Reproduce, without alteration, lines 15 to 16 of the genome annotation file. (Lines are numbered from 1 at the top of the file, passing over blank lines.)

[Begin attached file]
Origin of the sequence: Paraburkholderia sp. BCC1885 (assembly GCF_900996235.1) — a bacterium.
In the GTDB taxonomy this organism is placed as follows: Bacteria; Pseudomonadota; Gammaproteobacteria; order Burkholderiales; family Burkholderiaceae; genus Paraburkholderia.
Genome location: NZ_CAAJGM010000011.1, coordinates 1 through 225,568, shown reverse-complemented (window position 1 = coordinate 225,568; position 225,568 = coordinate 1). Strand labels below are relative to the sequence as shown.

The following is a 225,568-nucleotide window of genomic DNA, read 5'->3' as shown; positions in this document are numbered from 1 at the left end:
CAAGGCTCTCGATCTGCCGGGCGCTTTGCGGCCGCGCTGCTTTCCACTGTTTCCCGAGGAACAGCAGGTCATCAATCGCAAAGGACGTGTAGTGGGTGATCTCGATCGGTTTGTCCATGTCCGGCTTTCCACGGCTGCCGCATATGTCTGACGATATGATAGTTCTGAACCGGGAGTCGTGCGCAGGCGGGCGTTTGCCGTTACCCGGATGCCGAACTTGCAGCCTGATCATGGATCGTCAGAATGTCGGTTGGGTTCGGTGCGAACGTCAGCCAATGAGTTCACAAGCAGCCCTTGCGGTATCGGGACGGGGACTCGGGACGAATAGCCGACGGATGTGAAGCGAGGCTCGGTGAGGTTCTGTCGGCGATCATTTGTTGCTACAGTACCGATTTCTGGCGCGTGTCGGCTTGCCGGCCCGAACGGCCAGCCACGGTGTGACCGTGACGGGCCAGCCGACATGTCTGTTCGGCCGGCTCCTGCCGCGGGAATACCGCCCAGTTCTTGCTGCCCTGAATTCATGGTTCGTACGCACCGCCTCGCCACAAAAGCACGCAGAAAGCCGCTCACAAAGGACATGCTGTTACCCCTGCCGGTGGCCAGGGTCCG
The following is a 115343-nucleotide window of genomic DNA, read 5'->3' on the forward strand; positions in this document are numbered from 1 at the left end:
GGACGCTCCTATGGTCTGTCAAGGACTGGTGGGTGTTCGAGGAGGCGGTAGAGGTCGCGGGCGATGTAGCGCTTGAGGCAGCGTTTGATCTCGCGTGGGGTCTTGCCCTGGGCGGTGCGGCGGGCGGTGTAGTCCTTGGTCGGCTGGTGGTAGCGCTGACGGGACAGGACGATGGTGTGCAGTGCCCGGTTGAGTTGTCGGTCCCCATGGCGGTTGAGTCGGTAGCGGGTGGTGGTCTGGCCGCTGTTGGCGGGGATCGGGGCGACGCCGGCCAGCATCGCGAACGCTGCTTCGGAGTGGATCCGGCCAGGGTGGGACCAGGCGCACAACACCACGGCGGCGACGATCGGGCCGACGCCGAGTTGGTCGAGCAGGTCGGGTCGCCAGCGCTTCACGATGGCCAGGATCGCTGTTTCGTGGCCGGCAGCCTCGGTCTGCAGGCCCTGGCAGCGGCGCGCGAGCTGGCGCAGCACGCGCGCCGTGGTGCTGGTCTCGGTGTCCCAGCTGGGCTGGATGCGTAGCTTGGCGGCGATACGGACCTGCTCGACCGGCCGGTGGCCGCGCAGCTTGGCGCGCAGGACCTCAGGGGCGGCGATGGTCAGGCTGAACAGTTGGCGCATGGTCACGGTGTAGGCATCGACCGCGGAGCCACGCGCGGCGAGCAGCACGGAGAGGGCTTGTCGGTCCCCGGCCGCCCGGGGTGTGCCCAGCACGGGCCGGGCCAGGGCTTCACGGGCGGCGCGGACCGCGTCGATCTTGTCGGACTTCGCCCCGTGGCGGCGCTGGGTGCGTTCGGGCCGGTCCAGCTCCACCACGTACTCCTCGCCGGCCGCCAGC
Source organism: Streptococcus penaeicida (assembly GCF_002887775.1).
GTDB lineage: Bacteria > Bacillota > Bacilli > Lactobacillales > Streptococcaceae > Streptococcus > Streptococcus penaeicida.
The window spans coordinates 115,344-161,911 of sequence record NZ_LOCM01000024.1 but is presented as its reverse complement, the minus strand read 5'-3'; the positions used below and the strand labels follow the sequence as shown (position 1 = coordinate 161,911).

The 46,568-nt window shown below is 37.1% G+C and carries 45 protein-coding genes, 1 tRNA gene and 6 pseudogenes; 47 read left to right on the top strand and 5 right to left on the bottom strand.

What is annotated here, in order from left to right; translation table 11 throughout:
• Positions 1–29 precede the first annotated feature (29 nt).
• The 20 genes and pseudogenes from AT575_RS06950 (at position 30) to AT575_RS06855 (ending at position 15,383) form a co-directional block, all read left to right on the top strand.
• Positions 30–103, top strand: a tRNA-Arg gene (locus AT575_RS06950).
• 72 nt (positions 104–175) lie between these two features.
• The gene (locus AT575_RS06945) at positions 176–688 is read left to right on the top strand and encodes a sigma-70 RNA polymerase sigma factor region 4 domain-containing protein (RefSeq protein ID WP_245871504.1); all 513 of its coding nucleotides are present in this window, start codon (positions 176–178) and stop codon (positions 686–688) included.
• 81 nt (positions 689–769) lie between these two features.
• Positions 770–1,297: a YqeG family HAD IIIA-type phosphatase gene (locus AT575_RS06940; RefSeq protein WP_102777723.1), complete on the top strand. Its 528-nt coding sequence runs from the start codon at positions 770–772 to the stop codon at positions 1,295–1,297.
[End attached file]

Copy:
• Positions 30–103, top strand: a tRNA-Arg gene (locus AT575_RS06950).
• 72 nt (positions 104–175) lie between these two features.